Bowser’s budget cuts funding for affordable housing. Advocates say DC’s Black residents will be left behind

Mayor Bowser stands next to police officials behind flowers and a fountain.

Mayor Bowser stands at the 38th Annual Washington Area Law Enforcement Officers Memorial Service in D.C. during May, 2017. Photo By Shane T. McCoy


ayor Muriel Bowser’s proposed budget will reduce funding for affordable housing in fiscal year 2021 and disproportionately hurt the District’s Black residents, housing experts say.

The budget would cut funding for the Housing Production Trust Fund from $116 million to $100 million for FY21; cut funding for the Housing Preservation Fund from $11.8 million to $1 million for 2021; and cut the budget for the Local Rent Supplement Program by $2 million dollars from about $10 million to about $8 million. 

The Housing Production Trust Fund fund is the main tool that D.C. uses to create and preserve affordable housing and help tenants exercise their Tenant Opportunity to Purchase right. Affordable housing developers have said that $100 million dollars is needed just to fund existing commitments, including projects that were already awarded funding last year. If the budget does not increase from $100 million, there could be few, if any, new projects, said Beth Harrison, supervising attorney at the Legal Aid Society, and she recommended that the amount allocated for the fund stay at $116 million in the  FY21 budget.

“This money is critical for tenants exercising their rights under the Tenant Opportunity to Purchase Act,” Harrison said. “[There are] several deals that Legal Aid has worked on in the past year that have preserved units for low income Black and Latino residents, including individuals who are seniors or have disabilities. These are the residents right now that we need to protect from displacement the most.”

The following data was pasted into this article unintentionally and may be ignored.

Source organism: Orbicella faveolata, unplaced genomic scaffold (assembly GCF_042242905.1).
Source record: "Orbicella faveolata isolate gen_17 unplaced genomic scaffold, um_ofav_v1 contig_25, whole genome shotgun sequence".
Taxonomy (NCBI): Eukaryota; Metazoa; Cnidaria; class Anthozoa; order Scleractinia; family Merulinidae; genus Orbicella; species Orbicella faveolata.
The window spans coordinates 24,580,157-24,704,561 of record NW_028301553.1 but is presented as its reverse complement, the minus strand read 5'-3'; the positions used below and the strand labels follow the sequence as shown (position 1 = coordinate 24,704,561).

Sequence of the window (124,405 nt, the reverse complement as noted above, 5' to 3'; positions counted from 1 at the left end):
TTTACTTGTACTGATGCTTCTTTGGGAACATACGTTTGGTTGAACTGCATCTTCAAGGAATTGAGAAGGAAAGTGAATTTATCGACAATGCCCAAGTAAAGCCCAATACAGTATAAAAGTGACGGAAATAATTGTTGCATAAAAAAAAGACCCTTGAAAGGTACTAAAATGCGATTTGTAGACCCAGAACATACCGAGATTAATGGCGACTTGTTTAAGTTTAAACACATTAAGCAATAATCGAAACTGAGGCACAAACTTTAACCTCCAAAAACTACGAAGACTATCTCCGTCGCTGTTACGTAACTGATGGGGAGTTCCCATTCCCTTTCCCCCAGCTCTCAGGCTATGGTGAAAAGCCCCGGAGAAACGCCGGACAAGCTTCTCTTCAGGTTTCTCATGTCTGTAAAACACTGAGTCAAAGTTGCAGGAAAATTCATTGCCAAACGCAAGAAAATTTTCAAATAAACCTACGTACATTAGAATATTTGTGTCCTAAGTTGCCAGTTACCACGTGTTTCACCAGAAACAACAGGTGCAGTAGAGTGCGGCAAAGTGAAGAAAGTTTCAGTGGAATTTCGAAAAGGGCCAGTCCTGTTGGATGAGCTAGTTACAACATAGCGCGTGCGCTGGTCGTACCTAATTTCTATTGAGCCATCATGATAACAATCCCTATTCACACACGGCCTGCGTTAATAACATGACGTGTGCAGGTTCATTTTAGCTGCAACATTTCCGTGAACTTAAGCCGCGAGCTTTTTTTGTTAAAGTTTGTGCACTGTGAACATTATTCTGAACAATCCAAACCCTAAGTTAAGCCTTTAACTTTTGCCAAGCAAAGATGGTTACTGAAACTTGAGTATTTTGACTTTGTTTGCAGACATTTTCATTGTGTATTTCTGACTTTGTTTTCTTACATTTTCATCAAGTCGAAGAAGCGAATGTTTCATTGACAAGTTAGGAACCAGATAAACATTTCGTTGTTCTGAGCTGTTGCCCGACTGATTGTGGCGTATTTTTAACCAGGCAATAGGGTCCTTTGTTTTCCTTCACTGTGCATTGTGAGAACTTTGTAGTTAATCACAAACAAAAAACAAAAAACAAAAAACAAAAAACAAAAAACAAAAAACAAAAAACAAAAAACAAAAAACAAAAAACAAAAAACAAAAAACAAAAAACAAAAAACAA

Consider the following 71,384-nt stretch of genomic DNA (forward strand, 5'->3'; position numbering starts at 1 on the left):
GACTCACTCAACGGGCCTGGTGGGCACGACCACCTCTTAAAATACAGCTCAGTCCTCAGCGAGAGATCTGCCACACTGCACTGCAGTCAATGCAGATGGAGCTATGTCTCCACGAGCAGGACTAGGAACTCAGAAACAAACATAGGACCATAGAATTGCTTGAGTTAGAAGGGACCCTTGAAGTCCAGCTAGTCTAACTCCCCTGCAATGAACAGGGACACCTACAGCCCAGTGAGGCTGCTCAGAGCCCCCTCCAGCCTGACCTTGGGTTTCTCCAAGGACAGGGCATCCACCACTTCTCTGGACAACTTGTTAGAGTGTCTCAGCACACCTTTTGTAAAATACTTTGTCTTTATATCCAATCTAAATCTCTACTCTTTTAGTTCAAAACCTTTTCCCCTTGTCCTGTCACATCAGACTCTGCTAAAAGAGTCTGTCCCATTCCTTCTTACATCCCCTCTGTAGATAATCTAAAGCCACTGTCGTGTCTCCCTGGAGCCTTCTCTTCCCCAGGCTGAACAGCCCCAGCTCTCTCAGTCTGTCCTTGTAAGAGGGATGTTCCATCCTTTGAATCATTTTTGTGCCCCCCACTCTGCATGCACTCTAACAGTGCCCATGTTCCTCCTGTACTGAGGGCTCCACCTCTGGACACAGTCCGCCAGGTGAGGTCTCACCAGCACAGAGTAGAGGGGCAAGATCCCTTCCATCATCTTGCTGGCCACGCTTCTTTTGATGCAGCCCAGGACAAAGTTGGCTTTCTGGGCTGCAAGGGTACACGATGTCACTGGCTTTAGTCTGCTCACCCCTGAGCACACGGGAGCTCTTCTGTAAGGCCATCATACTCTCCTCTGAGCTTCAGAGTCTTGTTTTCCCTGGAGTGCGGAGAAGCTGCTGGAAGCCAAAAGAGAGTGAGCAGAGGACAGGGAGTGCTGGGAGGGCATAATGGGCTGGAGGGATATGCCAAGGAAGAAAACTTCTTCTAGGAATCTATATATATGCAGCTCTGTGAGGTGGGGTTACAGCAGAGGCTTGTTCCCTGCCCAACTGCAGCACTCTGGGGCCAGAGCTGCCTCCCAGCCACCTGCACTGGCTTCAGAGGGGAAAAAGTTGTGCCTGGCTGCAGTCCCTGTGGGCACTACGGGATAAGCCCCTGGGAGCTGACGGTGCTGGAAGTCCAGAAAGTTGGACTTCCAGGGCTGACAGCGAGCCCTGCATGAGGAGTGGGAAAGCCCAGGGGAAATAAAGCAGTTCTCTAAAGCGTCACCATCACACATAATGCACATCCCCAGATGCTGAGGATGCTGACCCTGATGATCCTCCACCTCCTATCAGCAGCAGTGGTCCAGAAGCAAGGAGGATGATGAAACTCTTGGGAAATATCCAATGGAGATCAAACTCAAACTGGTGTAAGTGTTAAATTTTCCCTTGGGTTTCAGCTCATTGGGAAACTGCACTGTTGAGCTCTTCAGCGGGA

The Tenant Opportunity to Purchase Act requires that tenants in buildings up for sale be offered the first opportunity to buy the building. The goal is for tenant groups to be able to purchase a building and convert the units into cooperatives or condominiums, according to D.C.’s Department of Housing and Community Development, and HPTF funds can be used by low-income residents to make a TOPA purchase and pay for renovations if needed.

Harrison also recommended that the budget for the Housing Preservation Fund be restored to at least $10 million. She noted that because the fund is matched 3:1 with private investment, cutting $10.6 million of public funding will result in cutting overall funding from $47.2 million to just $4 million dollars. 

During discussions of the budget at  D.C. Council meetings, Reginald Black, Street Sense vendor and advocacy director for the People for Fairness Coalition, an organization run by people who are currently homeless or were homeless in the past, urged D.C. to find $15 million to fund the Vacant to Virus Reduction Plan. Under the proposed initiative, the government would secure vacant units in D.C. and allow people experiencing homeless to live in them. The initiative would also provide funding to allow residents to be permanently housed in these units after the pandemic subsides. 

“Last year the Chief Financial Officer identified approximately 10,000 vacant rental units in about 3,000 buildings in the District of Columbia,” Black said at a meeting of the Committee on Housing and Neighborhood Revitalization. “Vacancies at any level in our city are unacceptable [when some people are homeless].”